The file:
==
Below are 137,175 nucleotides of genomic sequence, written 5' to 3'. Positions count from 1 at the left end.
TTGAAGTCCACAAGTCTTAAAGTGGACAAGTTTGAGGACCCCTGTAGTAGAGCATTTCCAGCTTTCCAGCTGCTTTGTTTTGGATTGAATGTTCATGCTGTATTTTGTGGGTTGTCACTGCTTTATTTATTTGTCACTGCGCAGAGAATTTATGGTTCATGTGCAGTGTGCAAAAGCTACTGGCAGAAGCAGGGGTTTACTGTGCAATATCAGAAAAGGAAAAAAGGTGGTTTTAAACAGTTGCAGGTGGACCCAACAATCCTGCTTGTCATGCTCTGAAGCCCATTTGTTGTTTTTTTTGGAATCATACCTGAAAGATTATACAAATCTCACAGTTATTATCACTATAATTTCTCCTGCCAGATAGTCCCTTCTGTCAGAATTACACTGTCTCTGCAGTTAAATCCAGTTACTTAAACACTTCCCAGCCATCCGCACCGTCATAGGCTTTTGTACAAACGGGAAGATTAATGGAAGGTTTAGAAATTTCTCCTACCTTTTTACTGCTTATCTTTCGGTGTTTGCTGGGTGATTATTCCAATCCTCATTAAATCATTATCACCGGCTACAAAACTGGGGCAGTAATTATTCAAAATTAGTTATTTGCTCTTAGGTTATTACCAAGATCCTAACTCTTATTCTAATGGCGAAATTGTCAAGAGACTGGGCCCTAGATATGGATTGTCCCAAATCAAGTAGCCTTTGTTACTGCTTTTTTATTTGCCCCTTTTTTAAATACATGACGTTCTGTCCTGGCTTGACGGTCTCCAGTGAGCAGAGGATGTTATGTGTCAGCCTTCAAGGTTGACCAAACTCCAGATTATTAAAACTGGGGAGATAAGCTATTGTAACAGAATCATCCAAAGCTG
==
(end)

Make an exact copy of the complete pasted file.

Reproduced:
Below are 137,175 nucleotides of genomic sequence, written 5' to 3'. Positions count from 1 at the left end.
TTGAAGTCCACAAGTCTTAAAGTGGACAAGTTTGAGGACCCCTGTAGTAGAGCATTTCCAGCTTTCCAGCTGCTTTGTTTTGGATTGAATGTTCATGCTGTATTTTGTGGGTTGTCACTGCTTTATTTATTTGTCACTGCGCAGAGAATTTATGGTTCATGTGCAGTGTGCAAAAGCTACTGGCAGAAGCAGGGGTTTACTGTGCAATATCAGAAAAGGAAAAAAGGTGGTTTTAAACAGTTGCAGGTGGACCCAACAATCCTGCTTGTCATGCTCTGAAGCCCATTTGTTGTTTTTTTTGGAATCATACCTGAAAGATTATACAAATCTCACAGTTATTATCACTATAATTTCTCCTGCCAGATAGTCCCTTCTGTCAGAATTACACTGTCTCTGCAGTTAAATCCAGTTACTTAAACACTTCCCAGCCATCCGCACCGTCATAGGCTTTTGTACAAACGGGAAGATTAATGGAAGGTTTAGAAATTTCTCCTACCTTTTTACTGCTTATCTTTCGGTGTTTGCTGGGTGATTATTCCAATCCTCATTAAATCATTATCACCGGCTACAAAACTGGGGCAGTAATTATTCAAAATTAGTTATTTGCTCTTAGGTTATTACCAAGATCCTAACTCTTATTCTAATGGCGAAATTGTCAAGAGACTGGGCCCTAGATATGGATTGTCCCAAATCAAGTAGCCTTTGTTACTGCTTTTTTATTTGCCCCTTTTTTAAATACATGACGTTCTGTCCTGGCTTGACGGTCTCCAGTGAGCAGAGGATGTTATGTGTCAGCCTTCAAGGTTGACCAAACTCCAGATTATTAAAACTGGGGAGATAAGCTATTGTAACAGAATCATCCAAAGCTG